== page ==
Jude McCann, chief executive of the Farming Community Network, said the Government needed to learn lessons from New Zealand, where many farmers died by suicide during the move away from subsidies in the 1980s.
Giving evidence to the Environment, Food and Rural Affairs Select Committee on rural mental health last week, Mr McCann said: ‘We could potentially lose some of our best farmers and farming families, I think that would be a huge shame for England.’
Alicia Chivers, Royal Agricultural Benevolent Institution chief executive, also told the committee her charity had found evidence there was a strong link between the mental and physical health of farmers and the financial health of their businesses.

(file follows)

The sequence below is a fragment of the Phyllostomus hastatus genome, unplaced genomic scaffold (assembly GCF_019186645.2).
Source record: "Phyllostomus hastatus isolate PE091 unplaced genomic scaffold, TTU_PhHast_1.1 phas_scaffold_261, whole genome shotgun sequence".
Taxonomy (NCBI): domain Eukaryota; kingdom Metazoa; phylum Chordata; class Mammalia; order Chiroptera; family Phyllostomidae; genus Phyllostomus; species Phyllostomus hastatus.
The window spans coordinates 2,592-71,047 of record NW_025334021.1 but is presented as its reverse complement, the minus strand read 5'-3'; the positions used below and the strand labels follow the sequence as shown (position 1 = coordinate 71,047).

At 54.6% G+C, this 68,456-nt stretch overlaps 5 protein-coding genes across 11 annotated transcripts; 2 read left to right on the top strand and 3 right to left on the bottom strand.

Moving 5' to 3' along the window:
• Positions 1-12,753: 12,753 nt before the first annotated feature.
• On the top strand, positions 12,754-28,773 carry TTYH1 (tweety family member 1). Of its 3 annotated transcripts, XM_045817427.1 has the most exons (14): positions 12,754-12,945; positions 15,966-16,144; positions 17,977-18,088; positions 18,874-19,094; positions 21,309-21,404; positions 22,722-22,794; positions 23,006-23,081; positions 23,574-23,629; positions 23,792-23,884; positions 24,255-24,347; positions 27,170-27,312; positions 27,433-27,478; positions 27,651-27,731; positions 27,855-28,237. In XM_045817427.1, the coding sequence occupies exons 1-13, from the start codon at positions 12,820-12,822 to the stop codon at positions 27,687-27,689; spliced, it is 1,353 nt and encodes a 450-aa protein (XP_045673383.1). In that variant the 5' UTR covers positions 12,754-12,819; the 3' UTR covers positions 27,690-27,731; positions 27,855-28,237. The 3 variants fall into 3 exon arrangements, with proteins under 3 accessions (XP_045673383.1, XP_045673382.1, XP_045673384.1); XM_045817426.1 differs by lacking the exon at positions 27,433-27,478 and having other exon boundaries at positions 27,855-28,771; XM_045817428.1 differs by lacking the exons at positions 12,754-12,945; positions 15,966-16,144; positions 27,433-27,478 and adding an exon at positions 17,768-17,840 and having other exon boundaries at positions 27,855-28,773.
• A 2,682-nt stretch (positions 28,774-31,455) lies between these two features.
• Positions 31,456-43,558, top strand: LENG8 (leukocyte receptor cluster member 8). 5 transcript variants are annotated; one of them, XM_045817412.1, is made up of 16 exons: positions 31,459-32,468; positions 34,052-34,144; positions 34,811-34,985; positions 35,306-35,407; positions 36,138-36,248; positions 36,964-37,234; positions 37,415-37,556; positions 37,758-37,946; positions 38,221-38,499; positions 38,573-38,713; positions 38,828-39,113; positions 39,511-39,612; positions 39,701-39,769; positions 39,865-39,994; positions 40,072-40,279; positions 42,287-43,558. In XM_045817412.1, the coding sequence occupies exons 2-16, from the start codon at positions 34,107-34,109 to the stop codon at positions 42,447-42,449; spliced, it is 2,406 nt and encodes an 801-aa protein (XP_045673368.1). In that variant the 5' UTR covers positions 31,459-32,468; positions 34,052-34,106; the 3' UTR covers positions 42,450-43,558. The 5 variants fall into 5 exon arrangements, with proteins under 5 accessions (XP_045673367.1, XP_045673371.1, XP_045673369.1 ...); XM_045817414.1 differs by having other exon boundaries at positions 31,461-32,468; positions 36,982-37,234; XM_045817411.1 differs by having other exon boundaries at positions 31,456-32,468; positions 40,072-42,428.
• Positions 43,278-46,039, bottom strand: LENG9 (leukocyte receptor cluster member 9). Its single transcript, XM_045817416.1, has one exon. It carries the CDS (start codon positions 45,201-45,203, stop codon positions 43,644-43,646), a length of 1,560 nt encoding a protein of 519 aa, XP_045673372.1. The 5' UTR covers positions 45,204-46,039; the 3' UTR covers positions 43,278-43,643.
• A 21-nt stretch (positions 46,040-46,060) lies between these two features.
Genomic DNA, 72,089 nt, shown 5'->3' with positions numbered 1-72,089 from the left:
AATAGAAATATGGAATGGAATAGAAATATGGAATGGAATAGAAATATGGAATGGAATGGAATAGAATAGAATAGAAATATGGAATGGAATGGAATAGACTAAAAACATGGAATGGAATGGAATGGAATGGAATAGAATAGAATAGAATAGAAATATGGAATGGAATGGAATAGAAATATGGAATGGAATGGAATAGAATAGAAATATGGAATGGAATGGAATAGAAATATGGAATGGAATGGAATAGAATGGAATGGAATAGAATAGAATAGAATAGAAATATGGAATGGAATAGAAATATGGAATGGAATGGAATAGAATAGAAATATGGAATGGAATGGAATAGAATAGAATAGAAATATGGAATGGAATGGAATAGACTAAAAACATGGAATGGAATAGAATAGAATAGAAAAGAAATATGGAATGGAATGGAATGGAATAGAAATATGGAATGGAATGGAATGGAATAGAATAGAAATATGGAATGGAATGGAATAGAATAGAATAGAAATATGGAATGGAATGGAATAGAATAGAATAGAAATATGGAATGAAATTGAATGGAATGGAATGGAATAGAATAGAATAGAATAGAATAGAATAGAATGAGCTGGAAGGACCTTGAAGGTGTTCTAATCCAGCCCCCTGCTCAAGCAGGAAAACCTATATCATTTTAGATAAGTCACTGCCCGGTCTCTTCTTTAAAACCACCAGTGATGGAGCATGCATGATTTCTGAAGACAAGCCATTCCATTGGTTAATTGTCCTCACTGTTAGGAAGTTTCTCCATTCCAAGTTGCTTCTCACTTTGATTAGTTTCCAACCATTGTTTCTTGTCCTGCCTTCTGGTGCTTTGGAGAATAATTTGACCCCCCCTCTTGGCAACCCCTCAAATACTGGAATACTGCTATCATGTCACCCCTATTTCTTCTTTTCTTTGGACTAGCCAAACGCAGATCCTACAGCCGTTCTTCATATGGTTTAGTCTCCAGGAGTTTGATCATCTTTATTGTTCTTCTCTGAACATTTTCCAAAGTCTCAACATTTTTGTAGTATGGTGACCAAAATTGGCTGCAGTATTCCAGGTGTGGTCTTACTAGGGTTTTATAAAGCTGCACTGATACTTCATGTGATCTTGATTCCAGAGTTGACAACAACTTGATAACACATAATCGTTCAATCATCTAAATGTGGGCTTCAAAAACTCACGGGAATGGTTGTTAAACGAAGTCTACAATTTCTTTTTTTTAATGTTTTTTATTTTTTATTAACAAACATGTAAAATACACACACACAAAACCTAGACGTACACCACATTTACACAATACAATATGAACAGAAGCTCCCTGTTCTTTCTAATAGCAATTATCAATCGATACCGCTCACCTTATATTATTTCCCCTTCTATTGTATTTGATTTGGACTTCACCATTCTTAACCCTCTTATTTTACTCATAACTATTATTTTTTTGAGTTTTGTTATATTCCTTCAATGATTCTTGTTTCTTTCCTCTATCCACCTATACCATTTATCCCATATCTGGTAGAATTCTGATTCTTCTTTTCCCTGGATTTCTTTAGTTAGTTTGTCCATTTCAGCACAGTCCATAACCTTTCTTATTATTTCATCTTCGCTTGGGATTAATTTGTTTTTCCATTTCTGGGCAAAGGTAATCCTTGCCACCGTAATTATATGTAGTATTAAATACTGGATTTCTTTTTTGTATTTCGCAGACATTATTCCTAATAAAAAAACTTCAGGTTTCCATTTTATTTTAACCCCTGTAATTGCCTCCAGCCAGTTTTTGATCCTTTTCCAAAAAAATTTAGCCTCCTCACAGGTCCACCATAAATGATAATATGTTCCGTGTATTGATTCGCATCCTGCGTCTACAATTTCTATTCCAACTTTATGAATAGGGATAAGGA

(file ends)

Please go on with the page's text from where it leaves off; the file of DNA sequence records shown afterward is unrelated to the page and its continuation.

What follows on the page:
Tenant Farmers Association chief executive George Dunn has suggested that it is really important to manage people through the post-Brexit transition, urging that ‘politicians, civil servants and land agents… take a more holistic view of what they are doing to ensure people do not become the collateral damage of change’.
The Farmers Guardian - ‘Best farmers’ in England at risk of going bust
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